08 November 2015

Motueka’s First Air Service – Motueka Air Services

In 1976 Robert Inglis and Nicki Smith helped Harry Jenkins establish Associated Aviation in Paraparaumu. Two years later they established their own Motueka-based flying school, Associated Aviation (Motueka),  In 1980 they, along with Harry Jenkins, bought Nairn Aviation and changed the flying school and air charter operator's name to Associated Aviation (Nelson). This Nelson-based company was later sold to Martin Butler who gave it the name Air Nelson before he sold the company back to Associated Aviation (Motueka).

Meanwhile, in 1984 Associated Aviation (Motueka) leased Piper PA23-250 Aztec, ZK-ERM (c/n 27-7405435) from Harry Jenkin's Associated Aviation. On the 12th of November 1984, with assistance from Associated Aviation of Paraparaumu, the aircraft was used to establish a new air service between Motueka and Wellington. The service traded under the name of Motueka Air Services and operated twice-daily, three days a week, on Mondays, Wednesdays and Fridays. Flights departed from Motueka at 7.30am and 3.30pm and from Wellington at 9am and 5pm. 

Motueka Air Services' first flight with the Piper Aztec, ZK-ERM still carrying Associated Air Charter titles.
Being photographed is the pilot, John Morris and Motueka mayor, Claude Teece.
Source : Air Nelson Link Dec 1994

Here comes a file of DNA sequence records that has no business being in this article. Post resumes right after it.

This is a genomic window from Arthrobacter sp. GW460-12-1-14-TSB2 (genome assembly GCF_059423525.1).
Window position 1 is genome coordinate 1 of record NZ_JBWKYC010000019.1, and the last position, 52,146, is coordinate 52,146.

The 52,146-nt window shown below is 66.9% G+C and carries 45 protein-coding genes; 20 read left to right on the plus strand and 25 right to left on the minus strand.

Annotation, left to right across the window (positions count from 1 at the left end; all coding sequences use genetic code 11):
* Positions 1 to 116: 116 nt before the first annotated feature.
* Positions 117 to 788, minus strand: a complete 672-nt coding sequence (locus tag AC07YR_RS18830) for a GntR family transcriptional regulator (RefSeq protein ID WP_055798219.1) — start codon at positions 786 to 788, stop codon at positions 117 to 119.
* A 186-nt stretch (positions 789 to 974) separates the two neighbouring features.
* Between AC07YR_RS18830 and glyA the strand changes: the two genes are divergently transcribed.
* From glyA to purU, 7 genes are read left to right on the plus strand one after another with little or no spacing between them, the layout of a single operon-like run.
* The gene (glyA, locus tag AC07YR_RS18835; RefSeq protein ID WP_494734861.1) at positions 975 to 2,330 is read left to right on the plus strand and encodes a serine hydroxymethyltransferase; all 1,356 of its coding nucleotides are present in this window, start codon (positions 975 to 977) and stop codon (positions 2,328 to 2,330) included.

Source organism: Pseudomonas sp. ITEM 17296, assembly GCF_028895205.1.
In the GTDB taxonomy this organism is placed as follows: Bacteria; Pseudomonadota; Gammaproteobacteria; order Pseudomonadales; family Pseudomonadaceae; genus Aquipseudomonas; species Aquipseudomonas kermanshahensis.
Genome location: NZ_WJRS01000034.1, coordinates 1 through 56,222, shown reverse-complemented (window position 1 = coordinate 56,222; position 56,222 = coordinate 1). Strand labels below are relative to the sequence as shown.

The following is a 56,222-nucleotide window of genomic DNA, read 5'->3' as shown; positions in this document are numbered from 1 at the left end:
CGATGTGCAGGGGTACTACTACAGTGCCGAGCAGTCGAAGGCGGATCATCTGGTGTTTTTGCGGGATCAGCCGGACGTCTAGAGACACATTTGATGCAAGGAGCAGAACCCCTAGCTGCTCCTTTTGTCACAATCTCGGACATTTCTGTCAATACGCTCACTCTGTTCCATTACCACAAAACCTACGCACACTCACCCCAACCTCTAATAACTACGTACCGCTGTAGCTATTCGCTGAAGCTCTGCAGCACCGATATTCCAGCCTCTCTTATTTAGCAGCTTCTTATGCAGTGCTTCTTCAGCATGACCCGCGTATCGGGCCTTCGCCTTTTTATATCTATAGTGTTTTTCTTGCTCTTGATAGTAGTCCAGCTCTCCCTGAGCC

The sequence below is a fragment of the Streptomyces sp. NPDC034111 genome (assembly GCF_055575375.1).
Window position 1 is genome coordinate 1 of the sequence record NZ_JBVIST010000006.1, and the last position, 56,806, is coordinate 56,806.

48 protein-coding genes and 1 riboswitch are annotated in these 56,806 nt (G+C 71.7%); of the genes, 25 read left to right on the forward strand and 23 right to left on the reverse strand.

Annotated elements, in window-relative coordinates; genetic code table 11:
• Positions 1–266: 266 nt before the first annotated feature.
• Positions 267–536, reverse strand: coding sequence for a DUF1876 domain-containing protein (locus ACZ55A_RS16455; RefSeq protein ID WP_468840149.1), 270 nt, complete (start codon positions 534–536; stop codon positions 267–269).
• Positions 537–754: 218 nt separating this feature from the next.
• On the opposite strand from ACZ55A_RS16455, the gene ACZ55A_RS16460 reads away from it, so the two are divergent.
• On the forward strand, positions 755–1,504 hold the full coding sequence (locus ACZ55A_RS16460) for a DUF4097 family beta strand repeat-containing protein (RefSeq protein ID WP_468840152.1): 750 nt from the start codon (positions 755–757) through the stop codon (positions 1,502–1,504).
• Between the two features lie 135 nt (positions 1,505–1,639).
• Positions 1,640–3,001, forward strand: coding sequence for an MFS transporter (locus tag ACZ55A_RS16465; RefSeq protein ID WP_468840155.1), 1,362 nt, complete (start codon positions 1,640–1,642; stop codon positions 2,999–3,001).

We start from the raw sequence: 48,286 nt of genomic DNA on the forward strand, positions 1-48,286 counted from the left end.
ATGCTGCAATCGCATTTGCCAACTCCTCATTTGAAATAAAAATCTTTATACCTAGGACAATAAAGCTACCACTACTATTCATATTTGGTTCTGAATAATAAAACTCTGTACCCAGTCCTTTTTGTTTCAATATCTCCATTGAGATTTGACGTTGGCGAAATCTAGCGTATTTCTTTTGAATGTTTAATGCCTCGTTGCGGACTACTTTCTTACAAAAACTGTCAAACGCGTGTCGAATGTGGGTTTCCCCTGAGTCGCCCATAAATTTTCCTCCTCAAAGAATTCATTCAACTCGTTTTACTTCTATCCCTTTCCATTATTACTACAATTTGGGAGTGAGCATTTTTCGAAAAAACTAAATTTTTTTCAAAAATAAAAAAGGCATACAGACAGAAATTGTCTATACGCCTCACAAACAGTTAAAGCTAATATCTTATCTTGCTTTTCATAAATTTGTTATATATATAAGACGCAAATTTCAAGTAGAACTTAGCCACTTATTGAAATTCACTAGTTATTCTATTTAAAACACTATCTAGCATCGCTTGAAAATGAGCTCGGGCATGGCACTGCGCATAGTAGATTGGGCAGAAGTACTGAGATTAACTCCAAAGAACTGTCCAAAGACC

The timetable was designed to allow Motueka people a full business day in Wellington and the company hoped the new service would gain popularity with growing numbers of people travelling from Wellington for recreation in the Motueka or Golden Bay areas. The $56 one-way fare compared favourably with Air New Zealand’s Nelson-Wellington fare of $57 and Air Albatross’ fare of $44 to $55, especially given the saving in time and costs in driving between Motueka and Nelson. 

Timetable # 1, 12 November 1984

The first flight was flown by John Morris, with Associated Aviation’s Harry Jenkins acting as a training captain. The first fare-paying passengers were Beverley and William Tibbs with the Mayor of Motueka Claude Teece and Robert Inglis making up the passenger manifest. Other early pilots included Bob Schmuke and Tania Woodbury. 

Piper Aztec ZK-ERM at Greymouth on a charter on 19 November 1985